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NAPLES, Italy — Coliform bacteria was in the tap water of about one-third of off-base houses tested in the first phase of a health study by the U.S. Navy in Naples, officials reported.

Forty-eight of 160 houses turned up traces of total coliform and/or fecal coliform bacteria, prompting health officials to warn residents not to consume tap water.

But the presence of the coliform bacteria in nearly one-third of the samplings "might not be scientifically significant," said Lt. Cmdr. Wendy Snyder, a spokeswoman for Navy Region Europe.

She said health and environmental experts hired by the Navy are still awaiting results of additional testing done on both water and soil samples taken from the houses, which made up Phase I of the health assessment.

Experts selected houses from 469 questionnaires that were filled out and returned by off-base residents. A total of 1,800 had been sent out.

Total coliform bacteria occur naturally in the environment and generally harmless.

Fecal coliform bacteria typically are found in the intestinal tract of warm-blooded animals, including humans, and the presence of fecal coliform in water is a strong indication of recent sewage or animal waste contamination, according to the national Centers for Diseases Control and Prevention.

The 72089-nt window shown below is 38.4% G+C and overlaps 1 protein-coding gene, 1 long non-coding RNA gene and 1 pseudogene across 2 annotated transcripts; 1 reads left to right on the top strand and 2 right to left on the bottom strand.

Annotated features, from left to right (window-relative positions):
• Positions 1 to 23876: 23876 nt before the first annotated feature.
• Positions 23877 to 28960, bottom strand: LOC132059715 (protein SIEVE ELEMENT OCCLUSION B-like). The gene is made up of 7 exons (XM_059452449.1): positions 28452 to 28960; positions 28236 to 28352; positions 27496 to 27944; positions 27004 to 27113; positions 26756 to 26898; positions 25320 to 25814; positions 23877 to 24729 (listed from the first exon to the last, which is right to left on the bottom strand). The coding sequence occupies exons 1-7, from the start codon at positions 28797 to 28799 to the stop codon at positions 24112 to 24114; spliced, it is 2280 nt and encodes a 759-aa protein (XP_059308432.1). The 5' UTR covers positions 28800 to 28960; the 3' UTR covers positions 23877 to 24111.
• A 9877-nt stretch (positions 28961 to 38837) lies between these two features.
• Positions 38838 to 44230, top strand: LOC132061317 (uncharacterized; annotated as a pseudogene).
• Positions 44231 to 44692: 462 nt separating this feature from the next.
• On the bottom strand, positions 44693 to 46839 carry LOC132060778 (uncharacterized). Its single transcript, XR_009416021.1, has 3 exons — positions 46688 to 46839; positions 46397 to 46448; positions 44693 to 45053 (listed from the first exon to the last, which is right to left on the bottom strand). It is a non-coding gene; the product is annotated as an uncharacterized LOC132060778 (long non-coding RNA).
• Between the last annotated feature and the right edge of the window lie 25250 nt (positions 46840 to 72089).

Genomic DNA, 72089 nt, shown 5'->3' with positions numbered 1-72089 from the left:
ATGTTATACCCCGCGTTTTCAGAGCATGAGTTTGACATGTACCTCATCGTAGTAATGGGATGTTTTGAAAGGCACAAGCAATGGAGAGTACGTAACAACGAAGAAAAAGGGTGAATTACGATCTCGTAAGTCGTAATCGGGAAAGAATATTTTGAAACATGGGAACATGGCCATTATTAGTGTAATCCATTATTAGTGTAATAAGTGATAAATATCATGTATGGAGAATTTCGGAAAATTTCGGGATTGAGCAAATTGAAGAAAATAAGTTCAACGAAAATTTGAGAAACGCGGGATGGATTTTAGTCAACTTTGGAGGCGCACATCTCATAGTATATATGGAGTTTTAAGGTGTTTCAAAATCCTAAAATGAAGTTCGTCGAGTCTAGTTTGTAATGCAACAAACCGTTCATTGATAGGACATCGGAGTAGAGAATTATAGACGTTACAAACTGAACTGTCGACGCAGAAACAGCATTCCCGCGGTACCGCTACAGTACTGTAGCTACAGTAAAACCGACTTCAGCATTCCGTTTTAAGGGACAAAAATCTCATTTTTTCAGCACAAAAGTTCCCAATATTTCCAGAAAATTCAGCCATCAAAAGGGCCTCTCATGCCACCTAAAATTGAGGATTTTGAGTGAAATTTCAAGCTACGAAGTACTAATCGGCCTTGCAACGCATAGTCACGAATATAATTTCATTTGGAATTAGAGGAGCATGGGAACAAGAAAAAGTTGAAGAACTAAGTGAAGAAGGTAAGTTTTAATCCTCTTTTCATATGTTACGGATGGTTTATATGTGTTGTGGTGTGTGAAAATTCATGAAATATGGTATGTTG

So far, one family has asked to be moved to on-base housing because of the results of tap water testing, Snyder said.

Testing for the coliform bacteria was done locally at the U.S. Naval Hospital in Naples.

But additional tap water and soil samples were sent to an independent laboratory in Germany that can test for other contaminants and chemicals, she said.

"The lab in Germany has the capability … we don’t have here," she said.

The lab is testing water and soil samples for roughly 200 chemicals, such as volatile and semi-volatile organic compounds, pesticides, dioxins, and metals and inorganic elements such as arsenic, thallium and copper.

Results from the German lab are trickling in.

Experts are waiting for all of them to do a full validation and risk assessment, which could take as long as 12 weeks, because they’re retesting some of the houses that tested positive, Snyder said.

"Those complete results are still pending. However, if we get preliminary data that indicates a health concern, we will take action."

Phase I of the health assessment now is complete. The experts’ validation and assessment of the results will set the course for Phase II, Snyder said.

In January, the U.S. Navy launched a multimillion-dollar, broad health assessment to determine if living in Naples puts U.S. personnel at risk.

Health and environmental experts led by the Virginia-based Navy and Marine Corps Public Health Center began testing and analyzing the air, water and soil in areas where Americans live.

The Navy is posting information on the assessment at:

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